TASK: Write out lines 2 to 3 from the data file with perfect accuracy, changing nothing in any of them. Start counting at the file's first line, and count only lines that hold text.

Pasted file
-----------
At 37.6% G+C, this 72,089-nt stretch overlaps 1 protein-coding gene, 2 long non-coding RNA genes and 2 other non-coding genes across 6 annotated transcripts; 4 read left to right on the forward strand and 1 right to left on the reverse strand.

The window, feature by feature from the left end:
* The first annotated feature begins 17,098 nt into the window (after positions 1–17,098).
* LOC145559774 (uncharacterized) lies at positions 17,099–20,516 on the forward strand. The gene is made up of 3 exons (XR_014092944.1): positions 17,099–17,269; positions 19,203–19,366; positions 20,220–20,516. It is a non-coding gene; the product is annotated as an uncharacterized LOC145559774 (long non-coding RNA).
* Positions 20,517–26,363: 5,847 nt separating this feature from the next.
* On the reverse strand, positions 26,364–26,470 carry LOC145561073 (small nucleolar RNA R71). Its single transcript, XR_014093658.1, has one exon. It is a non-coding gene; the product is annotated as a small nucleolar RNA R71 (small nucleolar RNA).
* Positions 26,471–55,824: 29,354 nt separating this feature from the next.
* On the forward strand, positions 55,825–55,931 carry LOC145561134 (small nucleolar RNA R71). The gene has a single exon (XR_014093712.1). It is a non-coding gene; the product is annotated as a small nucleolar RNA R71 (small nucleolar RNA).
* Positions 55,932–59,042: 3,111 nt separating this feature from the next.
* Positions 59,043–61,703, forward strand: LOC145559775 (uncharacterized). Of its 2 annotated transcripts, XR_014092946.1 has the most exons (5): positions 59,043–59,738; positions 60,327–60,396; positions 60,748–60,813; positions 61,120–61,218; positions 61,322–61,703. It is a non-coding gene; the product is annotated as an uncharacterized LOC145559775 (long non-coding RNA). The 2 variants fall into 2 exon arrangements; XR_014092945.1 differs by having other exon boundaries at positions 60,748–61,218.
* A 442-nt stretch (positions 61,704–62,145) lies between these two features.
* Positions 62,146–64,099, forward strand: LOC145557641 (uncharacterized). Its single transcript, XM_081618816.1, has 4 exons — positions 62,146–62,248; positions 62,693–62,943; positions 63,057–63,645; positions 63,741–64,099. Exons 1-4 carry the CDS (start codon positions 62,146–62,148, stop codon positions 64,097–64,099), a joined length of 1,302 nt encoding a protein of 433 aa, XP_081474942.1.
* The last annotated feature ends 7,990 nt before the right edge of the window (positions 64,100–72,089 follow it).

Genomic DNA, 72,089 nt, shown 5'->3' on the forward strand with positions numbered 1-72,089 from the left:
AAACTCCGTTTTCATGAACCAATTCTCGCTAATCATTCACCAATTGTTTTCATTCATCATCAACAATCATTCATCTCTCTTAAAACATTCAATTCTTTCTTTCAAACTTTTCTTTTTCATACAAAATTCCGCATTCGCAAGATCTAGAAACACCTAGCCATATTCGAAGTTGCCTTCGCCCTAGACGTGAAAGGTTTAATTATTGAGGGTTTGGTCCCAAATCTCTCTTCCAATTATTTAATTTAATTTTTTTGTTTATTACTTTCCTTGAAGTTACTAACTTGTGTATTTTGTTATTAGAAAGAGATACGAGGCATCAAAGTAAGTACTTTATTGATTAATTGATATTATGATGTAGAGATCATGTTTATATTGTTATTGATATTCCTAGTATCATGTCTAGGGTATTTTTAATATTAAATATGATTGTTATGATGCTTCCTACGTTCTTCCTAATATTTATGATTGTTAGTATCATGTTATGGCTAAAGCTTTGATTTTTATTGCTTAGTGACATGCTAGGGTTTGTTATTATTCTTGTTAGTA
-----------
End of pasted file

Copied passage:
The window, feature by feature from the left end:
* The first annotated feature begins 17,098 nt into the window (after positions 1–17,098).